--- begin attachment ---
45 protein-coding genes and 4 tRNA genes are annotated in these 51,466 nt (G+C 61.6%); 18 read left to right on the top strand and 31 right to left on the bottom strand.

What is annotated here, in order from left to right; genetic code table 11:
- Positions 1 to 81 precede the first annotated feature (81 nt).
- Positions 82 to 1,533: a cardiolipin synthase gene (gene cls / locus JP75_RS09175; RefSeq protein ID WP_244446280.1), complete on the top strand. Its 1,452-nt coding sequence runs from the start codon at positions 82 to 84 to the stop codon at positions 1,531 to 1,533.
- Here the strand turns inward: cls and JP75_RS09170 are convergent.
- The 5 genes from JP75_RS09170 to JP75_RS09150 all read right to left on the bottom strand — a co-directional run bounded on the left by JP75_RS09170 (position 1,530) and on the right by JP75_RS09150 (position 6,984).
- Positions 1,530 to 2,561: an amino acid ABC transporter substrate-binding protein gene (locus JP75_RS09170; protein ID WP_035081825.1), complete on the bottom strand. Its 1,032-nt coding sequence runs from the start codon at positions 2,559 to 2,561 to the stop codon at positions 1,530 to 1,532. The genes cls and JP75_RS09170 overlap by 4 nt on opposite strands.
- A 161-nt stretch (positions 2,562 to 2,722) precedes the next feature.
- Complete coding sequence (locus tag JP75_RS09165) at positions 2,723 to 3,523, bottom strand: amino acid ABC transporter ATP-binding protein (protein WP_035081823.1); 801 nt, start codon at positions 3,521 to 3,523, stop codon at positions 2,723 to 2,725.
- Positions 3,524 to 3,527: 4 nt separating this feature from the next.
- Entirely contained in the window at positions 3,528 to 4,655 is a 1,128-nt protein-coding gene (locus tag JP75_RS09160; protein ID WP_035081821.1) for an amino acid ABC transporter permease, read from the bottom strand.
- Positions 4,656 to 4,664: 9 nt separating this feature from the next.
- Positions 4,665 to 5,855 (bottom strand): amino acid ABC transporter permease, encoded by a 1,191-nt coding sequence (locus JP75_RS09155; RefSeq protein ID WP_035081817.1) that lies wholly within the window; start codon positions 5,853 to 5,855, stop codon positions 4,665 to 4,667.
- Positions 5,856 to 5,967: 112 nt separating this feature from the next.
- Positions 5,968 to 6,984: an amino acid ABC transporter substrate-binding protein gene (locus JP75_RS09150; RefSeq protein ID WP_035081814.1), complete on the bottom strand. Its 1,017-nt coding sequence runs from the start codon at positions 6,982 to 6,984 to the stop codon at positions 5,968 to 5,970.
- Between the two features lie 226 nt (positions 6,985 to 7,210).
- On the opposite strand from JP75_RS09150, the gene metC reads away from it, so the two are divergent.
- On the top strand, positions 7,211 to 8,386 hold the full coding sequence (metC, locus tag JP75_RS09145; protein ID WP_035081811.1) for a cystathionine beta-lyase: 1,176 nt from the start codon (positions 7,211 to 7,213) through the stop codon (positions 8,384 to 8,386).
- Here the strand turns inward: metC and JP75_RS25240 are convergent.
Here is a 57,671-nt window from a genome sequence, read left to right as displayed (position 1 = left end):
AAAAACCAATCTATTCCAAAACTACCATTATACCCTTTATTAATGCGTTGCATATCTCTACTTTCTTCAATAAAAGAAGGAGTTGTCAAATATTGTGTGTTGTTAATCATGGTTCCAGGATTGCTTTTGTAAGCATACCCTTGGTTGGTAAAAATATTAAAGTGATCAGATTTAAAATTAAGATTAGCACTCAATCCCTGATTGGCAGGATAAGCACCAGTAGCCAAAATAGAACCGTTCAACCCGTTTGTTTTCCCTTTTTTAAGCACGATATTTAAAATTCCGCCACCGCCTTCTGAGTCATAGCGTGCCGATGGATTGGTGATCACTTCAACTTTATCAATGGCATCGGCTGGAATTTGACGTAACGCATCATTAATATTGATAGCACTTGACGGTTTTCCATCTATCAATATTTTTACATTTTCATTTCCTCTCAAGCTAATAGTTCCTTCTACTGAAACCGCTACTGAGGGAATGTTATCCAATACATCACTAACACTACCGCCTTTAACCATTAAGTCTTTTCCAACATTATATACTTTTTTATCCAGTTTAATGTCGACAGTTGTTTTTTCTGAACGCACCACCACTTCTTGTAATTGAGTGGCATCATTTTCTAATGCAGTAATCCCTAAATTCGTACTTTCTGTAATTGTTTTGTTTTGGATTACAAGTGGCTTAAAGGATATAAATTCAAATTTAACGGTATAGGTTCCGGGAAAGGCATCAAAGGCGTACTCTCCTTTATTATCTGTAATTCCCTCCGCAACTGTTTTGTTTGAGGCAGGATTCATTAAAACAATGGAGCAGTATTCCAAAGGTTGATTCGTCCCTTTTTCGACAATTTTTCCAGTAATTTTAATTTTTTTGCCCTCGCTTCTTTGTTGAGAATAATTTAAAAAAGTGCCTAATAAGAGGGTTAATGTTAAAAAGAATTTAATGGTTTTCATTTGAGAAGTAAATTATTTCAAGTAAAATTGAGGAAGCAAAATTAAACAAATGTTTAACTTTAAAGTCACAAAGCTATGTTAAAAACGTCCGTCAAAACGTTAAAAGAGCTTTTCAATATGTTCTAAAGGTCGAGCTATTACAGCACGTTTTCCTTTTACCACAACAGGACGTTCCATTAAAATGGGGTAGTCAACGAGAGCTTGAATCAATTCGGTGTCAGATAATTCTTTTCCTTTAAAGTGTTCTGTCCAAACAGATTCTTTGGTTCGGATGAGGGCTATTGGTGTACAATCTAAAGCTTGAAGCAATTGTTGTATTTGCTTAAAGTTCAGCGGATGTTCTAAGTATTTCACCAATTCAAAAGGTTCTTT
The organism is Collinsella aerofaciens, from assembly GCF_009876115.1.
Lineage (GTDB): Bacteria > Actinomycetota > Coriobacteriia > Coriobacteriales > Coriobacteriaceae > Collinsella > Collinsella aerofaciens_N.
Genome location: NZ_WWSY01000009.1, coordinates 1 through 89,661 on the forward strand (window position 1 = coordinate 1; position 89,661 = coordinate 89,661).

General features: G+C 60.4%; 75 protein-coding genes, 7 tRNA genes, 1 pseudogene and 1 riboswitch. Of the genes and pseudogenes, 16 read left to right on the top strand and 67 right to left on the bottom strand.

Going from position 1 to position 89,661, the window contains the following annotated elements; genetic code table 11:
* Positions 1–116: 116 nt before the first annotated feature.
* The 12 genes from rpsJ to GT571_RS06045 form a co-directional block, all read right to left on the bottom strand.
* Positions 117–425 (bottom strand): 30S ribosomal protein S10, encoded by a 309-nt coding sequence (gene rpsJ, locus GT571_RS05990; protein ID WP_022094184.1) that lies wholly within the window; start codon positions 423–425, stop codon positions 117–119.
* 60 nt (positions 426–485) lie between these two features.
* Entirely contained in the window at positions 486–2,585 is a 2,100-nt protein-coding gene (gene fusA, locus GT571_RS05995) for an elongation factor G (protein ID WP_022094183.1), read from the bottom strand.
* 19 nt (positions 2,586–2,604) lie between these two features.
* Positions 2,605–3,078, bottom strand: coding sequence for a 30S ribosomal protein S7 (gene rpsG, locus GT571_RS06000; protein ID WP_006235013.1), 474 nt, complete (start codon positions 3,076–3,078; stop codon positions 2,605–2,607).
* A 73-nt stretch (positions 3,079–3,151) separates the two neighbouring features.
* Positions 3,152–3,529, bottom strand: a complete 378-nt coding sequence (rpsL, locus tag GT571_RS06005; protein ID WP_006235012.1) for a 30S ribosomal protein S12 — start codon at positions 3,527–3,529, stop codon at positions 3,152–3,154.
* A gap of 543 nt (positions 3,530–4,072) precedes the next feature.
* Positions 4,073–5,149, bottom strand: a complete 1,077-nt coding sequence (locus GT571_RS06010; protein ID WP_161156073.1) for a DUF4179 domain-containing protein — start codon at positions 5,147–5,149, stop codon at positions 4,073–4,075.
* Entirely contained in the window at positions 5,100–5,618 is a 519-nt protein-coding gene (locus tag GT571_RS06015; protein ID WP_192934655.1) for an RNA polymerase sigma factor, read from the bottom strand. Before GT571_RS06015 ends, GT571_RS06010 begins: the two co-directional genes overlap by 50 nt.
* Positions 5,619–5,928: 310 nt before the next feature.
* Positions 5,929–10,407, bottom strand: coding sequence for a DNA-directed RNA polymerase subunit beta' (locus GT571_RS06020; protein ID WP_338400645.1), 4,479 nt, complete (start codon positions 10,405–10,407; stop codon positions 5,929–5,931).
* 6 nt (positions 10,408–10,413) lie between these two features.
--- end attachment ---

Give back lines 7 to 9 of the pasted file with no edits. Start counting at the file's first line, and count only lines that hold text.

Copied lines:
- Positions 1,530 to 2,561: an amino acid ABC transporter substrate-binding protein gene (locus JP75_RS09170; protein ID WP_035081825.1), complete on the bottom strand. Its 1,032-nt coding sequence runs from the start codon at positions 2,559 to 2,561 to the stop codon at positions 1,530 to 1,532. The genes cls and JP75_RS09170 overlap by 4 nt on opposite strands.
- A 161-nt stretch (positions 2,562 to 2,722) precedes the next feature.
- Complete coding sequence (locus tag JP75_RS09165) at positions 2,723 to 3,523, bottom strand: amino acid ABC transporter ATP-binding protein (protein WP_035081823.1); 801 nt, start codon at positions 3,521 to 3,523, stop codon at positions 2,723 to 2,725.